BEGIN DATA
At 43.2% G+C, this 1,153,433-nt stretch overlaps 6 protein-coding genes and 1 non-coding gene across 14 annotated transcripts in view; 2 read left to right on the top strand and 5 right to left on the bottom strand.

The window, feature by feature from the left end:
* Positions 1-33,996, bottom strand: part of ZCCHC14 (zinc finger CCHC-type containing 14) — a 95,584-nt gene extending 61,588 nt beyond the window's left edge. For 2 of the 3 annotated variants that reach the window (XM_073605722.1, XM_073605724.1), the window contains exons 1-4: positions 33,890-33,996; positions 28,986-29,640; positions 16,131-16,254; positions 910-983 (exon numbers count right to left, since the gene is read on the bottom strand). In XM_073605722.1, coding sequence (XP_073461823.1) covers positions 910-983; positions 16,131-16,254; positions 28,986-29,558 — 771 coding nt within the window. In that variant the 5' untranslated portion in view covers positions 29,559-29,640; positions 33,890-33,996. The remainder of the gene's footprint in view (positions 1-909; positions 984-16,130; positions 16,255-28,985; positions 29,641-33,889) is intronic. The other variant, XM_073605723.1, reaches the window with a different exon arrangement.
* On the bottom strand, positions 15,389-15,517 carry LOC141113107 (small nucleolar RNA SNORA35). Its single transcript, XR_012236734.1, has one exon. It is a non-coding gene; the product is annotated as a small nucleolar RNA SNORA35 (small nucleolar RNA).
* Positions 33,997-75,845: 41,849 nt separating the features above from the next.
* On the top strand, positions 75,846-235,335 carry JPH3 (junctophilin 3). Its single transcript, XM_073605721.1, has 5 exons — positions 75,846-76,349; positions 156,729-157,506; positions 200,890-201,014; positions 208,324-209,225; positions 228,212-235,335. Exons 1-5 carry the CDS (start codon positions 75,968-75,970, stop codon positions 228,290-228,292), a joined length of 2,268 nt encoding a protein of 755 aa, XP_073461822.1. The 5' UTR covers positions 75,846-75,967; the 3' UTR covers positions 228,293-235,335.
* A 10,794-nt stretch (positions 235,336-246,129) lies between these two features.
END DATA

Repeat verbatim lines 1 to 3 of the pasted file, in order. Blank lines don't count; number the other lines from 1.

At 43.2% G+C, this 1,153,433-nt stretch overlaps 6 protein-coding genes and 1 non-coding gene across 14 annotated transcripts in view; 2 read left to right on the top strand and 5 right to left on the bottom strand.

The window, feature by feature from the left end:
* Positions 1-33,996, bottom strand: part of ZCCHC14 (zinc finger CCHC-type containing 14) — a 95,584-nt gene extending 61,588 nt beyond the window's left edge. For 2 of the 3 annotated variants that reach the window (XM_073605722.1, XM_073605724.1), the window contains exons 1-4: positions 33,890-33,996; positions 28,986-29,640; positions 16,131-16,254; positions 910-983 (exon numbers count right to left, since the gene is read on the bottom strand). In XM_073605722.1, coding sequence (XP_073461823.1) covers positions 910-983; positions 16,131-16,254; positions 28,986-29,558 — 771 coding nt within the window. In that variant the 5' untranslated portion in view covers positions 29,559-29,640; positions 33,890-33,996. The remainder of the gene's footprint in view (positions 1-909; positions 984-16,130; positions 16,255-28,985; positions 29,641-33,889) is intronic. The other variant, XM_073605723.1, reaches the window with a different exon arrangement.